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Africa's most populous city fights floods and stays on the map

Africa’s most populous city fights floods and stays on the map

Photo: Residents walk along a flooded street in Aporu, Lagos, after heavy rain on July 6, 2020 / Getty Images

Cars and homes are inundated, commuters are knee-deep by buses in floods, and owners are calculating the cost of destroyed property.

Welcome to Lagos during the rainy season.

The people of Nigeria, Africa’s most populous country, are used to the annual floods that sweep through the port city from March to November. But in mid-July, the main commercial area of ​​Lagos Island was hit by one of the worst floods in years.

“It was very bad and unusual,” said Islibor Oselonman, 32. CNN.

“I left the house…I didn’t know it was raining so much…There was a lot of traffic coming my way because of the flood. The further we went, the higher the water. And the water kept rising. Osilunamin, who runs a media company in Lagos, on the mainland, recalls “It even covered my bumper…so there was water flowing inside my car.”

Pictures and videos posted on social media showed dozens of vehicles submerged in water after heavy rain. Floods are crippling economic activity, at an estimated cost of $4 billion annually.

Scientific projections suggest that Lagos, home to more than 24 million people, a low-lying city on Nigeria’s Atlantic coast, may become uninhabitable by the end of this century as sea levels rise due to climate change.

The problem is exacerbated by “improper drainage systems, poor maintenance and uncontrolled urban growth,” among others, according to a study by the Institute of Development Studies.

The Nigerian Hydrological Agency, NIHSA, has forecast more catastrophic flooding in September, usually the height of the rainy season.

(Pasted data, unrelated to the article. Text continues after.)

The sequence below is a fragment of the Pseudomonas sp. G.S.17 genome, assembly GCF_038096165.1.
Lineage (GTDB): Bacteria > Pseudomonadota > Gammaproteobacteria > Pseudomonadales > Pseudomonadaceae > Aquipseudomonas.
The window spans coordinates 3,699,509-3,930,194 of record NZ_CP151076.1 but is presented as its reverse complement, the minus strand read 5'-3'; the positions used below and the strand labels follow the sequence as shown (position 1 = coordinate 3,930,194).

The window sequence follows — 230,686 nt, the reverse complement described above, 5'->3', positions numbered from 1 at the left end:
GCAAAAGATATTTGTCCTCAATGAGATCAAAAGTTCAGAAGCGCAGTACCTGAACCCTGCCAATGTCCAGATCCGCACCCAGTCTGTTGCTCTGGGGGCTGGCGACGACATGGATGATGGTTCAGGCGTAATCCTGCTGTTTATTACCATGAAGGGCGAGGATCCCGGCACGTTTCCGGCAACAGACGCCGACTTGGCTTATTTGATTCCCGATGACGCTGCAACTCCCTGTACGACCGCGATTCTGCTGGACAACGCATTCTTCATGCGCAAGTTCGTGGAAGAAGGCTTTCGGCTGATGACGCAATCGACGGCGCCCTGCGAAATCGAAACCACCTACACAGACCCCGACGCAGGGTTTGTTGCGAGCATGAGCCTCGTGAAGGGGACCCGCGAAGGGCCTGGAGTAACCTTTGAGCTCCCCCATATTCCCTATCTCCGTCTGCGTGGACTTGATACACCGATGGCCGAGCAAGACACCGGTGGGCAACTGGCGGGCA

coastal erosion

Lagos is built partly on the mainland and on a chain of islands.

It combats coastal erosion that makes the city vulnerable to flooding, which Nigerian ecologist Sifunmi Adepot says is attributable to global warming and “human-caused actions over a prolonged period”.

Environmental experts have said that construction sand mining is a major contributor to coastal erosion in Lagos.

Manzo Ezekiel, a spokesperson for the Nigeria Emergency Management Agency (NEMA), told CNN that the Victoria Island river bank in Lagos “has already been swept away by the current…particularly in Lagos District VI”. There is a river bank dredging problem. “The rising waters are eating away at the ground,” Ezekiel added.

On Victoria Island, a wealthy neighborhood of Lagos – a brand new coastal city dubbed ‘Eco Atlantic’ – is being built on land reclaimed from the Atlantic Ocean and will be protected from rising waters by an 8-kilometre concrete wall. developers say.

While the ambitious project could contribute to reducing housing shortages in other parts of the city, Ezequiel fears that “reclamation of land from the sea will put pressure on other coastal areas.”

Other critics have argued that adjacent areas not protected by the wall would be vulnerable to tidal waves. CNN has contacted Echo Atlantic for comment.

Coastal cities are at risk of inundation

A study found that low-lying coastal cities in some parts of the world could be permanently submerged by 2100. The study, published by the Central Climate Research Group, said the affected areas could sink below the high tide line if sea levels continue to rise.

“As a result of human-caused pollution that traps heat, rising sea levels within three decades could lead to more chronic flooding than the land currently inhabited by 300 million people,” the study said. “By 2100, areas now inhabited by 200 million people could fall permanently below the high tide line,” he added.

Global sea levels are expected to rise by more than two meters by the end of this century.